Why The Fed Has Lost The Will To Normalize Rates (And What You Can Do About It)

McKinsey & Company, a multinational consulting firm, recently compiled data on global debt and economic growth. The company determined that worldwide debt has reached nearly $200 trillion dollars, up from roughly $140 trillion at the time of the 2008 crisis. Gross world product grew approximately $15 trillion to $70 trillion in the same time frame.

In other words, IOUs grew roughly 41% over the last seven years in a period when the global economy expanded at a more modest 27%. In what world can debt grow faster than economic output before countries and monetary unions eventually struggle to service debts? (A relatively short list of countries on earth can actually pay back the principal on the money that they owe; we are simply talking about an ability or inability to pay creditors the interest on their loans.)

An individual, a family or a nation can improve its standing in its quest to service debts in one of two ways. Incomes can rise or interest rates can decline. If we look at the U.S. Federal Reserve – one of a handful of central banks that has been talking about raising interest rates – chairperson Janet Yellen had been counting on probable wage inflation emanating from strong headline job gains over the last six months. Theoretically, if people are earning more, then they have a greater capacity to pay the interest on their IOUs, even if the interest rate climbs modestly. By the same token, if folks are working more, they’re likely to consume more, generating more tax revenue for the nation to pay the interest on its obligations.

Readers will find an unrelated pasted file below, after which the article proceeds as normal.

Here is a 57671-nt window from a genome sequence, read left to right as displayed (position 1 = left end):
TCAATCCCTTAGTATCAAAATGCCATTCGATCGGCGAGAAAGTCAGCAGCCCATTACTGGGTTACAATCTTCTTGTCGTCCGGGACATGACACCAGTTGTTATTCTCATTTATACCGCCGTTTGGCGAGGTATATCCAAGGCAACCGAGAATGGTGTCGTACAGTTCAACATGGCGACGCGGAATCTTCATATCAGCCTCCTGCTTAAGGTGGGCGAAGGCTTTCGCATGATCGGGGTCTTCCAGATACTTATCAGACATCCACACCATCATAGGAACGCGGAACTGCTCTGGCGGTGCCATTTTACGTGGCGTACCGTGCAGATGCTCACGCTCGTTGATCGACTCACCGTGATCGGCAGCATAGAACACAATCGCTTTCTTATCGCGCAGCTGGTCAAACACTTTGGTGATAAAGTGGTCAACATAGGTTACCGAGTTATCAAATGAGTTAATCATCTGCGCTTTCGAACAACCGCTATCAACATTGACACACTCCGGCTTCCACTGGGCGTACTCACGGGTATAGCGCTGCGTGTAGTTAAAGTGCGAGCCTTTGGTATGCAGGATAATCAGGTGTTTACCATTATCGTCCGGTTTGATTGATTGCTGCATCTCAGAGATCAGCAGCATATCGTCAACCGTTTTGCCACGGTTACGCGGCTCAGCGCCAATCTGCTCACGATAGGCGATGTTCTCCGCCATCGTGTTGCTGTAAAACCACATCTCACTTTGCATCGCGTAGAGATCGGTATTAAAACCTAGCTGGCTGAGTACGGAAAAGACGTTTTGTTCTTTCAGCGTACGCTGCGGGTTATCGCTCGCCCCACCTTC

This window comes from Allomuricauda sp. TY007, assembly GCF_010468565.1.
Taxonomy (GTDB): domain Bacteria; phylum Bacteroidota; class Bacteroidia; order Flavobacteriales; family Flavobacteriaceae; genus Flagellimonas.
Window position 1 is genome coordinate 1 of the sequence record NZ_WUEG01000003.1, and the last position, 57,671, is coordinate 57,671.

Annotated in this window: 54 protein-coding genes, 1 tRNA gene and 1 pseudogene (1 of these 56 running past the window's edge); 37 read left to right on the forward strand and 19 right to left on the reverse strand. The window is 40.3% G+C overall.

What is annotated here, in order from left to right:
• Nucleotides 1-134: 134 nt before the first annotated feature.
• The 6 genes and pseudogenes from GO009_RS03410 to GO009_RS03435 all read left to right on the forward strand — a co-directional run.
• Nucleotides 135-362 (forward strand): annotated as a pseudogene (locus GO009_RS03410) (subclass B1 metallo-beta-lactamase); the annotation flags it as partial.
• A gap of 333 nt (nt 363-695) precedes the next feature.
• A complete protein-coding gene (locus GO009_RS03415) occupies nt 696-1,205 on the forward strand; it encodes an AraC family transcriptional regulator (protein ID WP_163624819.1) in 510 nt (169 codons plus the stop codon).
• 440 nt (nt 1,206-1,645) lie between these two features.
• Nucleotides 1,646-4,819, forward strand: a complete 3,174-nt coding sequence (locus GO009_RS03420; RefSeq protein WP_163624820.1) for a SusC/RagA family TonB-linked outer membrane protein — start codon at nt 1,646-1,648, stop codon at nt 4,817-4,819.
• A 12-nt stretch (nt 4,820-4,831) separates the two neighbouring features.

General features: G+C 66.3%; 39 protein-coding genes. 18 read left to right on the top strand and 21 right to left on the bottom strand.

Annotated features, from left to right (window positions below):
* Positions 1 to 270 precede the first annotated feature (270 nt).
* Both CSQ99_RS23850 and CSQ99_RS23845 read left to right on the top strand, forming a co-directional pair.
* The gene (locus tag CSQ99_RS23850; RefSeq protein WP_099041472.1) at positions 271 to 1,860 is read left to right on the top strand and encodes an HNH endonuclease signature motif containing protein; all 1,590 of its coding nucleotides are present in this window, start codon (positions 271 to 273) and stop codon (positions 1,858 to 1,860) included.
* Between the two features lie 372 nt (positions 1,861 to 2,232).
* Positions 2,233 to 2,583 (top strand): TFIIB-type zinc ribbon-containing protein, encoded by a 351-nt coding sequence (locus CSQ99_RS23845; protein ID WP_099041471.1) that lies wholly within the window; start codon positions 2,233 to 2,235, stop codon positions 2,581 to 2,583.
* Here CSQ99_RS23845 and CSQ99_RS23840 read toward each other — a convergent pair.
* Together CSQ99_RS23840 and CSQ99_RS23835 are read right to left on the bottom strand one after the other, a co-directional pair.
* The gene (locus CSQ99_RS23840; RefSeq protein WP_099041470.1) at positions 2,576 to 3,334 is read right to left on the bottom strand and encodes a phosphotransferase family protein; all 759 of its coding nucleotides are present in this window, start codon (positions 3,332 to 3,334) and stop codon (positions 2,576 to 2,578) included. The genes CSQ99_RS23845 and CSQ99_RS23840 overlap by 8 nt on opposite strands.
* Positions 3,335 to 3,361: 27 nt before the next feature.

Unfortunately, Janet Yellen and her fellow Federal Reserve colleagues cannot hike rates on theory alone. Headline job gains have not translated into anticipated wage increases. Theoretical constructs abound, but the truth of the matter is, there are more people looking for decent-paying jobs than there are actual positions. Higher paying careers have been giving way to lower paying positions since the Great Recession ended; a huge chunk of those positions are part-time. What’s more, when the actual unemployment rate is adjusted for labor force participation, you still have 10% of working-aged individuals looking for opportunities that no longer exist.

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Author: Travis Esquivel

Travis Esquivel is an engineer, passionate soccer player and full-time dad. He enjoys writing about innovation and technology from time to time.

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